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HD Radio boss says their “new technology” is experiencing “growing pains”

Struble said there will be an HD Radio in here somewhere.

Last month I noted how Radio World columnist and HD Radio fan Thomas Ray encountered nothing but trouble when he tried to buy a new Ford with a factory-installed HD radio. Ray’s plight didn’t escape the notice of Bob Struble, the CEO of iBiquity, which owns the HD Radio technology. In a commentary published in the most recent issue of Radio World Struble pretty much begs for patience from Ray and other would-be Ford HD Radio buyers.

Struble explains the difficulty in finding a factory-installed Ford HD Radio as the result of

the growing pains which often occur when companies launch new technologies. Tom hit the lost as factory installed HD Radio receivers were just launching.

When I read that, all I could say to myself was, “really? New technology? Just launching?” The first HD stations went on the air in 2003 and the first car receivers went on sale in 2004. iBiquity’s own timeline claims for January 2008: “Ford to offer factory-installed HD Radio technology in Ford, Lincoln, and Mercury [cars].” So, it’s been six years since HD Radios were available in cars and 32 months since Ford announced factory installed HD receivers. For Pete’s sake, in January 2008 Apple’s original iPhone had been on sale for only six months and now we have the fourth edition of that device. In the tech world 32 months is an eternity. I guess that’s how cutting edge HD Radio is.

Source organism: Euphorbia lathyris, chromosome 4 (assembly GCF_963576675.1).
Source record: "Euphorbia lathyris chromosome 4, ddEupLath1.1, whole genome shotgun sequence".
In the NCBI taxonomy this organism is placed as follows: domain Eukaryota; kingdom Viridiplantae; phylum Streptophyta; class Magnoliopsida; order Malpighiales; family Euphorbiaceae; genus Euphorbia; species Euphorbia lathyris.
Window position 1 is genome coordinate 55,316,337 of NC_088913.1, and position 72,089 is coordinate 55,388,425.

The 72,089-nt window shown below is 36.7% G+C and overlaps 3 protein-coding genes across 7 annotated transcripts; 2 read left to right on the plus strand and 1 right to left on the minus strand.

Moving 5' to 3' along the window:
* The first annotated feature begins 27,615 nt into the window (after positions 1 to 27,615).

What does Bob Struble say the thwarted HD Radio buyer should have done? “[H]old out with his old Explorer for another couple of months” because then, “he would have been able to purchase an Escape with a factory installed HD Radio receiver as these vehicles hit dealerships the first week of August.” That’s like Steve Jobs saying, “just come back to the Apple store in a few weeks to get that iPhone. In the meantime hold on to that old flip phone that drops calls and is too old to text.”